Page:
It’s tempting to sneak a few grapes between shopping aisles, but hold off until you’re home. Doyle says most of the harmful bacteria are located on the outer skins of produce. For fruits like bananas and oranges, peeling the outer layers will leave you with safe food on the inside–just make sure your hands are clean. For other foods, a minute of thorough rinsing will reduce potentially dangerous bacteria.
Cook at a high temperature
You may prefer your veggies raw, but washing them is only half the battle. Doyle recommends cooking vegetables at 160 degrees Fahrenheit to kill most of the harmful microbes. Boiling and steaming will get the job done, but if you’re grilling, heat the outer surfaces well.
Practice safe storage
Don’t let your food sit in your fridge uncovered. Place them in closed plastic containers or Saran wrap and cool them in a temperature of 38 degrees Fahrenheit or less. Doyle says the life expectancy of vegetables ranges from three to four days, so be sure to eat them in that time frame. Keep these closed foods away from raw meat on a separate shelf or compartment so that juices won’t drip on them.
Use your best judgment
When you eat out, you have less control over how your food is picked, cooked, and stored. You don’t see what happens behind closed doors, so unless the menu tells you how your food is prepared, assume the food is handled properly. If you’re at a buffet-style joint, you’re the food inspector. Sometimes food is left out for hours, so avoid things that look brown or wilted.
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You already know that too much sitting can increase your risk of heart disease. Now it turns out that your couch might increase your risk of cancer, too. There’s a hazardous amount of flame-retardant chemicals in everyday household objects, including many chairs and sofas, according to two articles published online in the journal Environmental Science & Technology.
In one study, researchers tested household dust for the presence of 49 different potentially hazardous flame-retardant chemicals. It was the first study to test such a broad range of the chemicals. The researchers discovered 44 out of 49 flame retardants in the homes they tested, and 36 were detected in at least half of the samples. They also found that most homes contained at least one such chemical at levels above federal health guidelines. Among major health concerns, these toxins have been linked to forms of cancer, hormone disruption, and learning disabilities.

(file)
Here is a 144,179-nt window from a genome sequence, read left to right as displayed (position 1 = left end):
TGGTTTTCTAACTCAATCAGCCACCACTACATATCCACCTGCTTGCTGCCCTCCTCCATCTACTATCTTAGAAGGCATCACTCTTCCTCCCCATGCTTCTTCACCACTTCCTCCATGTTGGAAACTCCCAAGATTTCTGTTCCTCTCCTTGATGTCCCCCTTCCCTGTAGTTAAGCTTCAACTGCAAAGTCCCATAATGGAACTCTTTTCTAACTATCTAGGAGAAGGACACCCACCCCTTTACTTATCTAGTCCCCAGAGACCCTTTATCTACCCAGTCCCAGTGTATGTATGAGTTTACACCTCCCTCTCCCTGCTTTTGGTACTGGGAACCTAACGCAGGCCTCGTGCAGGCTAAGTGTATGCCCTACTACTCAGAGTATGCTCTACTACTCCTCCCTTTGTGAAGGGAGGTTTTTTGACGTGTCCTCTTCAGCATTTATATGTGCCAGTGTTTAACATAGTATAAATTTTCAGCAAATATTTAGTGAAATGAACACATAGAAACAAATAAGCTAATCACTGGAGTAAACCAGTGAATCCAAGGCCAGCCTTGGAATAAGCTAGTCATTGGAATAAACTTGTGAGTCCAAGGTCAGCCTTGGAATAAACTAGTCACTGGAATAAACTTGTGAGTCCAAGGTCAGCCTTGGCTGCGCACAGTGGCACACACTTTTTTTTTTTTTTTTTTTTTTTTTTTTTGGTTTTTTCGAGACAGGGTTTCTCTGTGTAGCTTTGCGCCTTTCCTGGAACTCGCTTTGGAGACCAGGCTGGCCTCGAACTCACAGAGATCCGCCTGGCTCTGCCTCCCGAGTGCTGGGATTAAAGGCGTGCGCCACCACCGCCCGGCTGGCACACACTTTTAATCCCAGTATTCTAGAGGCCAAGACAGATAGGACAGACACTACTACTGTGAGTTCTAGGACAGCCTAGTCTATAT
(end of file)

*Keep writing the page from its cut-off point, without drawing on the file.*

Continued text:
Sadly, the chemicals aren’t easy to trace and oust–many items aren’t labeled, and it’s not easy to get your furniture tested for the presence of these chemicals. “Unfortunately, they’re not obvious,” says study author Robin Dodson, Sc.D, of the Silent Spring Institute (an organization that studies the health effects of environmental toxins). “They’re found in furniture, electronics and carpet padding. The sources are all around. The retardants’ effects are mostly associated with the thyroid system, and a particular concern for neurological and reproductive development in children.” The second study looked at the presence of these chemicals in couches.
Some of the chemicals have been banned in certain circumstances, but are still found in homes. Such is the case for the carcinogen TDBPP (brominated “Tris”), which is no longer used in children’s pajamas due to the health dangers—like harm to DNA, and mammary tumors that may cause breast cancer—but is still found in about 75 percent of households in other products.
Unfortunately, tossing all your furniture and rugs and starting over is impractical. However, there are a few practices can lower your exposure to flame retardants until you get a chance to replace your old stuff with new, safer stuff. Dodson recommends taking these steps:
Repair furniture rips
Flame retardants are often added to the polyurethane foam fillings in your couches and chairs. Ripped upholstery increases the likelihood that you or your kids will be exposed to the chemicals. Get any rips fixed stat to minimize exposure.
When choosing new furniture, avoid polyurethane foam, a common filler in couches, chairs, and rugs that often comes treated with flame retardant. Instead, select pieces made from natural materials like wool, wood, and down products–it’s significantly less likely that these pieces have been doused in the flame-retardant chemicals.
Labeling requirements are in place for some flame retardants, so you can check garments, upholstery and furniture for big, yellow tags that indicate they are not flame resistant and not treated with the chemicals. If an item has a yellow tag, that means it’s safe from the chemicals in question. (That said, you’re not going to want to light candles anywhere nearby).
Declare war on dust
The chemicals are mostly transmitted from furniture to human via dust, and crawling kids are extremely susceptible to exposure. Since dust is the key source of retardants, clean countertops and surfaces often. Vacuum, especially where children crawl, to keep dust at bay.
Always wash your hands after cleaning, and try to cleanse after touching common surfaces or the floor, as well. Remind children to soap up, and wipe the hands of toddlers and babies who spend a lot of time on carpeting. They are particularly at risk for the developmental issues that may result from the chemicals.